We still celebrate Veterans’ Day, but what does that mean in 2015? I asked a group of third graders for their definition of a veteran. One said, “Someone who retired from a war.”

Another said, “An alumni of a war.”

Still another said, “A man or woman who fought for our country, but they just need to be in the military. They don’t need to fight in a war.”

All good answers but my eye was on one girl deep in thought. She stood up and said this. “A veteran is someone who fought for our country, but isn’t respected when he or she gets home. It’s very hard to come back home and go back to your normal life. People need to be nicer to them.”

Hmm….out of the mouths of babes.

This is not a political post. I’m a teacher and a writer, not a politician. But I am a human. And as a human, I find it difficult to understand why some of our veterans have to stand on street corners and beg because they cannot find jobs. It pains me to see some having to wait months or sometimes years to be seen in a Veterans’ Hospital. And my heart breaks when I see veterans turning to drugs just to stop the pain…both physical and emotional.

So what does that say about our celebration of Veterans’ Day 2015? I’m not sure. But I would like to think we can do better. Please join the conversation.

New Beginnings for Easter

by Monica Shaughnessy
easter-egg-1-1418636-mEaster is this Sunday, Passover begins this Friday, and everywhere, flowers are blooming, signaling the start of spring. It’s a time of re-birth, of new beginnings, of fresh starts and freedoms. How will you celebrate?

Besides eating a ton of chocolate (do I really need a holiday?), I’ll be attempting a fresh start of my own. I worry. A lot. About everything. And right now, I’m in a stressful situation that I can’t control. But instead of agonizing over it, I’m going to attempt to make peace with what I’m able to achieve and let go of the rest. This doesn’t mean I’m going lay down and give up. It just means I’ll try to remain calm throughout the battle because worrying never, EVER changes anything. It just makes you sicker. (and it makes everyone else crazy) I plan on reciting the serenity prayer quite a bit this week!

God, grant me the serenity to accept the things I cannot change,

The courage to change the things I can,

And the wisdom to know the difference.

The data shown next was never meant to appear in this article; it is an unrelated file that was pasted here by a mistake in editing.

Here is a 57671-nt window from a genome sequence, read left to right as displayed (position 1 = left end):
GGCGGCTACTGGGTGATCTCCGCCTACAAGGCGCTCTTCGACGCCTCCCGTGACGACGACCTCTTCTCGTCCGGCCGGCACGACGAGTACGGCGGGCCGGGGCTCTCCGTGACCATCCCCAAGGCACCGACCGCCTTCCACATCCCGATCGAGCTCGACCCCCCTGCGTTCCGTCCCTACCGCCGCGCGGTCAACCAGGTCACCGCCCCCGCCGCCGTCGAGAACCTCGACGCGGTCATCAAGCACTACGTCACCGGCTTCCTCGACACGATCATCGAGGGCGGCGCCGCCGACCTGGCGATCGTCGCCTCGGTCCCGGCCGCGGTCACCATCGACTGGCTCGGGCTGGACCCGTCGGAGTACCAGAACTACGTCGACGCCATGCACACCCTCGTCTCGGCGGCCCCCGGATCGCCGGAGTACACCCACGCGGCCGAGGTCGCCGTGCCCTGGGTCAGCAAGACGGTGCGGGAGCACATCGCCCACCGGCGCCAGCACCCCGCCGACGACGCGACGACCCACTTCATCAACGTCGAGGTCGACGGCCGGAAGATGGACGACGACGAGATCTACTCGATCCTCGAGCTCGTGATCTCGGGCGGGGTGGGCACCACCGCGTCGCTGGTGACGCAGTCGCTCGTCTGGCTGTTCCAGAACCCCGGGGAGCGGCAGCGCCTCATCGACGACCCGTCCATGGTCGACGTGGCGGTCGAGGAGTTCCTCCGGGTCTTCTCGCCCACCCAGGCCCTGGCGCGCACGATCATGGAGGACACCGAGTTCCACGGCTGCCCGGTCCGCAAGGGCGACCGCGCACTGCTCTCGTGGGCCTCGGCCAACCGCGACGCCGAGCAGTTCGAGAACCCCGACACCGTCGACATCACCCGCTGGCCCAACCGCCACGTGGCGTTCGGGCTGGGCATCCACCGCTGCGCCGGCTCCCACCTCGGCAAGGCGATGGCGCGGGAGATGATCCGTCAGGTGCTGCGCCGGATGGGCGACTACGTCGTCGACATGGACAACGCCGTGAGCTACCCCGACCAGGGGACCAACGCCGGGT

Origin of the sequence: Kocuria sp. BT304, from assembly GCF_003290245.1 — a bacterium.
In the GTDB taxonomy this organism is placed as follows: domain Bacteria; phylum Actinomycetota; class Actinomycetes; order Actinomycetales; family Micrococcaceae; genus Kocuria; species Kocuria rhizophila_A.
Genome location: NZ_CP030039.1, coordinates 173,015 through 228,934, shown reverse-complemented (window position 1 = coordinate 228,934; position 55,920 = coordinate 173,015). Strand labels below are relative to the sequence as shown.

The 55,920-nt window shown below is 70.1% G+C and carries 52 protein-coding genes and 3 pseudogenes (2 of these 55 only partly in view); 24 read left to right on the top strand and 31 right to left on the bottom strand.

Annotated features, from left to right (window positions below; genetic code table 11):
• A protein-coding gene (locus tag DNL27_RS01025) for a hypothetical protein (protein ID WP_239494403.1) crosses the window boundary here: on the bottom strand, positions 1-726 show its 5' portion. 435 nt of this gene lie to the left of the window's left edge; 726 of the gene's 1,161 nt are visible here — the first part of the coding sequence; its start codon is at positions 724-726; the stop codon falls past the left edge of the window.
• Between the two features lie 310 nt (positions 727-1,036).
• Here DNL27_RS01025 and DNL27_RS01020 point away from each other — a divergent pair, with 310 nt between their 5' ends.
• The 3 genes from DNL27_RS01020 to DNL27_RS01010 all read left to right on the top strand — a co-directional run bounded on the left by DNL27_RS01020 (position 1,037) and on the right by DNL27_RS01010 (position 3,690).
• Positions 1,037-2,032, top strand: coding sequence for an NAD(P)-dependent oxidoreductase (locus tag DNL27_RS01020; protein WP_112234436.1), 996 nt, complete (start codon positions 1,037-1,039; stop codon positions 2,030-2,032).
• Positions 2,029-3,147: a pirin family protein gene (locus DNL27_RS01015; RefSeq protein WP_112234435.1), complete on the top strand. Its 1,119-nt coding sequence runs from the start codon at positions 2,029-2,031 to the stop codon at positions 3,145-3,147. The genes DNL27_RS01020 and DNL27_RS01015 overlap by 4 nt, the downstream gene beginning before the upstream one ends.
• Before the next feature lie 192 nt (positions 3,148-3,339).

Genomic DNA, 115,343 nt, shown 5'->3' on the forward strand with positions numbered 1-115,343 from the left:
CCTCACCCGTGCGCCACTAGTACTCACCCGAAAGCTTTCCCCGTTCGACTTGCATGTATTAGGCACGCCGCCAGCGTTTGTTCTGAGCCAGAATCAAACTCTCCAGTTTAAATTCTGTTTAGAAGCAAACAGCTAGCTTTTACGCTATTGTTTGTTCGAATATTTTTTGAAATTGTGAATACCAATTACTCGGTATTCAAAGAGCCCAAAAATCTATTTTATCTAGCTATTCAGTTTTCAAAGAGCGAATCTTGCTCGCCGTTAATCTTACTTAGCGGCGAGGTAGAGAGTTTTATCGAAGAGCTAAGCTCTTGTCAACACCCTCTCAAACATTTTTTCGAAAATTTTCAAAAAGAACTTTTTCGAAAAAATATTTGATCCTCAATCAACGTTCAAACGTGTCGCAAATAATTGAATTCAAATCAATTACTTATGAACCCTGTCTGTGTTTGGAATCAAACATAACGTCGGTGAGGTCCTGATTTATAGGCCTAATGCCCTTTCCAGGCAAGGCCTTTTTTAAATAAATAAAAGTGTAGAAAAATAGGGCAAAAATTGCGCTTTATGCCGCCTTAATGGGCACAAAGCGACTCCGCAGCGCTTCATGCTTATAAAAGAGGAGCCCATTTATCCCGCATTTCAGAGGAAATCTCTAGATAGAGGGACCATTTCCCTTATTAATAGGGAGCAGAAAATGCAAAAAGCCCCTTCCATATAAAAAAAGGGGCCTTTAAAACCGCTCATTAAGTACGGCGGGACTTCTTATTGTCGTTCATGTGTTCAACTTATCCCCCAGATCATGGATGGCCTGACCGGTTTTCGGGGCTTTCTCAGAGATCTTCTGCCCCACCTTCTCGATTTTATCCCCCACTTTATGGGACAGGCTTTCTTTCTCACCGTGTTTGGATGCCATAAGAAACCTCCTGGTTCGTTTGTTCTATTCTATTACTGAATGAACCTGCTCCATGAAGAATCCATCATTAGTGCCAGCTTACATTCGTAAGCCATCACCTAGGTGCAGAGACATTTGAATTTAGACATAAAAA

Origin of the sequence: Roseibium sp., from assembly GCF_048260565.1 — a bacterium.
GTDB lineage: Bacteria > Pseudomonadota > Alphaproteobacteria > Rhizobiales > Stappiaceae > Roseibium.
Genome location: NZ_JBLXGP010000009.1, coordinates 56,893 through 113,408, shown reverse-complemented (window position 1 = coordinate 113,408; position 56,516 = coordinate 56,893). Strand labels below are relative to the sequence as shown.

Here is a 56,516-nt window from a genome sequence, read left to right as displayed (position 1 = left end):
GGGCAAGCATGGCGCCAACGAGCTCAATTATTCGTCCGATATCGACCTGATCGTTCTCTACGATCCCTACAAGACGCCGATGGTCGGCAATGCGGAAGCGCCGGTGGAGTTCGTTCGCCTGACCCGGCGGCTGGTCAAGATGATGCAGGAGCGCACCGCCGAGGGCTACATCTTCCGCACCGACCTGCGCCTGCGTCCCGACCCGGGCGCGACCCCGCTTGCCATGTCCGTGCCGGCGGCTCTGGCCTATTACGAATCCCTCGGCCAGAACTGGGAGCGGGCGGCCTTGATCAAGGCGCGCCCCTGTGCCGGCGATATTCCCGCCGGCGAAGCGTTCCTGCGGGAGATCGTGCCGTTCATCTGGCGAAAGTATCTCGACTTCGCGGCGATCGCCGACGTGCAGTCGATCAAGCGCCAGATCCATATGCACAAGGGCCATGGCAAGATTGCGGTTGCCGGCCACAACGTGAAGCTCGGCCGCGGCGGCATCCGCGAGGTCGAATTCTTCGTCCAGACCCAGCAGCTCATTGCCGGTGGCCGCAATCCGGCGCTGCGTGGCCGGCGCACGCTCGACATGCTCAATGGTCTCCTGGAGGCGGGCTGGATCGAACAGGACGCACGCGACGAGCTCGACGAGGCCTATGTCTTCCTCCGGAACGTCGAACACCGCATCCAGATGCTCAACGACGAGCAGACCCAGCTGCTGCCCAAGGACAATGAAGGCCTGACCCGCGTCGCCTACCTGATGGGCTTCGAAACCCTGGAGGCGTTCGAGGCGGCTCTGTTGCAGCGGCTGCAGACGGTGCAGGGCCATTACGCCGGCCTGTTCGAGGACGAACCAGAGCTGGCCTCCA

In January, everyone’s all aquiver over resolutions. But come March or April, many of these fall by the wayside. We need a little push to rededicate ourselves to change. Spring blesses us with natural momentum – more daylight, better weather, higher spirits. Let’s use this to our advantage.

So be bold this week! Charge ahead! If you could start all over again, what would you do?

Get a degree? Leo Plass got one at the age of 99.

Learn to play an instrument?  It’s easier as an adult.

Pick a different career? Check out this amazing graphic of how many different jobs 5 billionaires had before making it big. (note: you’ll have to enlarge it to see the detail)

Okay, okay, I’m ending with some pretty lofty stuff here. Even if you just decide to clean out your garage or exercise more, you’ll be doing yourself some good.

Happy Easter / Passover / Spring!

The Thanksgiving Hold-Out

by Monica Shaughnessy

pumpkin-pie-1372787-mI love Thanksgiving. It’s the pause between sugar-fueled Halloween and credit card-fueled Christmas. But if retailers got their way, I think we’d skip right over it. The local radio station is already playing carols, half my neighbors have their trees up, and you can’t turn on the TV without seeing old St. Nick. As one of the last of the Thanksgiving Hold-Outs, I REFUSE to rush my seasons simply because retailers are in a hurry for us to buy, buy, BUY!

I get it. This year, Thanksgiving falls at the end of the month. This gives people less time to shop, decorate, etc. if they wait until the last gobble-gobble of Turkey Day. But as Americans, we don’t just rush through holidays, we rush through life. We’re always in a hurry to get to the Next Thing.

It starts when you’re a kid. You want to grow up and be a teenager. When you’re a teenager, you just want to go to college. When you’re in college, you long to graduate. Then you’re in a hurry to “settle down” (or avoid the altar!) and get a career. When your kids are born, you tell yourself, if I can just make it past their potty training or get them into kindergarten or junior high, then things will be grand. When they leave home, you’re just hoping and praying for retirement. In fact, the only stage of life or “thing” people don’t want to rush is death.

All we really have is a single moment on earth, this one right HERE. Your last one doesn’t exist anymore and your next one isn’t guaranteed. So why waste it? (And by the way, thanks for spending part of that moment on this blog!!!!)

As you’re heading into this holiday weekend, slow down a little. Enjoy your friends and family. Delight in the last few days of fall. Tell a story, say a prayer, make a connection. Take a deep, deeeeeeeep breath before Christmas and renew your energy. Thanksgiving comes but once a year.


I am thankful for many things, including you, dear readers. Have a great Thanksgiving!